Two UC Faculty Members Selected as Fellows to as Fellows With Historic African-American Cemeteries in Richmond

Two University College faculty members, Ywone Edwards-Ingram, Ph.D. and Micahel Rackett, Ph.D., have been selected as Collaboratory Fellows for the East End Cemetery Collaboratory for 2021-2022 to help produce scholarship that “contributes to community dialogue about our collective past.”

Edwards-Ingram, Ph.D. serves as an assistant professor in the Department of Focused Inquiry, and Rackett serves as assistant professor in the Interdisciplinary Studies and Living Learning Programs.

“I am pleased to have opportunities and interests that are connected in nice ways,” Edwards-Ingram said. “The scholarship will help me contribute more to the work of the Collaboratory and, simultaneously, use coursework to facilitate VCU students’ service learning and community engagement.”Sun shines on a headstone in a Richmond East End Cemetery

Edwards-Ingram will “conduct archival research related to individuals buried in or associated with Richmond’s historic African American cemeteries and add those contributions to the EECC’s online community archive.” She will mentor students and monitor community outreach for a potential service-learning course.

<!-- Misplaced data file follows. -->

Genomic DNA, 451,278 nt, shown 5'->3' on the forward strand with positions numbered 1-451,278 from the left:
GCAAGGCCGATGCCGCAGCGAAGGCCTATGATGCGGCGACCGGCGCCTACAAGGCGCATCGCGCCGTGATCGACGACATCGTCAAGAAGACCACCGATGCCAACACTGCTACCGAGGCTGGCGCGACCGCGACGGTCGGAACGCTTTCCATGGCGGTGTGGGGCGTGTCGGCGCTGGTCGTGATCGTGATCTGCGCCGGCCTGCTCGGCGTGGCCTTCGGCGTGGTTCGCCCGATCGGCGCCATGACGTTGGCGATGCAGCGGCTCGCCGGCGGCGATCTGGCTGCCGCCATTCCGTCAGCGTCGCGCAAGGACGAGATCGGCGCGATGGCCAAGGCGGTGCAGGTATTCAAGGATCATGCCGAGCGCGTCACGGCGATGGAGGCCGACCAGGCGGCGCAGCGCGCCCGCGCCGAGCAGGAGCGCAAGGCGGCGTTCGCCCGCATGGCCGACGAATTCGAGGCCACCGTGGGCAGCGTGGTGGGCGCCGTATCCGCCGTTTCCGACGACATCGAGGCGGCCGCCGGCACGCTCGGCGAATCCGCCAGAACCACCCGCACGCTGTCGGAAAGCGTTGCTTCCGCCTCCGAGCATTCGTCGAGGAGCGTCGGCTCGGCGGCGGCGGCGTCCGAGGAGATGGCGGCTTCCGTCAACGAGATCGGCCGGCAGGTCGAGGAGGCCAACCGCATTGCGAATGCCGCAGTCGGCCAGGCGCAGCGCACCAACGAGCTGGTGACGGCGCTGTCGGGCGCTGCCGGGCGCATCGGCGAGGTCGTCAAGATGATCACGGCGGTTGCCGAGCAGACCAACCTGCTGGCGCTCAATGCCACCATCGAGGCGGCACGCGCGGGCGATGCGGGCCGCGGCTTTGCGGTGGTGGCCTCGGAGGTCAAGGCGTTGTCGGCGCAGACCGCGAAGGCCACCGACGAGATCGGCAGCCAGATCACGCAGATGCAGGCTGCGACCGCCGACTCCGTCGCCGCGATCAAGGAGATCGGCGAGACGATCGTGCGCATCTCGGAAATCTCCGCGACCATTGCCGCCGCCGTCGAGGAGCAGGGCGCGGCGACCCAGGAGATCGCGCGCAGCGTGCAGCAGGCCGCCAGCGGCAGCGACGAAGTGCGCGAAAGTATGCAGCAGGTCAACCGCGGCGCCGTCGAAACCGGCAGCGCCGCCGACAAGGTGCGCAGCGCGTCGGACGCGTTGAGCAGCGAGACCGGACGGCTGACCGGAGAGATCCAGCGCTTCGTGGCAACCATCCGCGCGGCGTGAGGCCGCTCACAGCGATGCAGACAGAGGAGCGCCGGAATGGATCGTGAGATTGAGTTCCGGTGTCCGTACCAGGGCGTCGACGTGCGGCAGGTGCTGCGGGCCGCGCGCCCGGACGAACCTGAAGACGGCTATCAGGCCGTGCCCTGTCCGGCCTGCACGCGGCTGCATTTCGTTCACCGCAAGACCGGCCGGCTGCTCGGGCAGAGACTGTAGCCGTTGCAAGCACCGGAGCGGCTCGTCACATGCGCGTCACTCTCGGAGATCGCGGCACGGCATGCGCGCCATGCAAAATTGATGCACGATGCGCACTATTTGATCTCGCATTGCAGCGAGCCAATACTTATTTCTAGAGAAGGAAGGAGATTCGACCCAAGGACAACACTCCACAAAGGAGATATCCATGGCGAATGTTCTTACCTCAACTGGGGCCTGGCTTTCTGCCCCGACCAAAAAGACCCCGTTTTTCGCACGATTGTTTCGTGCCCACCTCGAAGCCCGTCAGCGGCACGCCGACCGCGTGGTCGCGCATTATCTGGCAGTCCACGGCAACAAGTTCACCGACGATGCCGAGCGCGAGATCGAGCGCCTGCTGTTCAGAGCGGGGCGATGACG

Rackett said the EECC fellowship creates a great opportunity to work with other academic colleagues and also community members from Richmond’s East End.

“This fellowship provides an exciting opportunity to collaborate with VCU and our University of Richmond colleagues, and with community members, as we all seek to involve students in community-led efforts to study and reclaim Richmond’s Black cemeteries,” Rackett said.

During the fellowship Rackett “will start a research project on the resident’s addresses for many of the people who are buried in East End Cemetery and other historic African American burial grounds to chart neighborhood changes and population shifts in Richmond.”

The EECC is a collaboration between VCU’s Office of Institutional Equity, Effectiveness and Success (IES), Office of Community-Engaged Research (CEnR) and the University of Richmond. To read more about the program, visit here.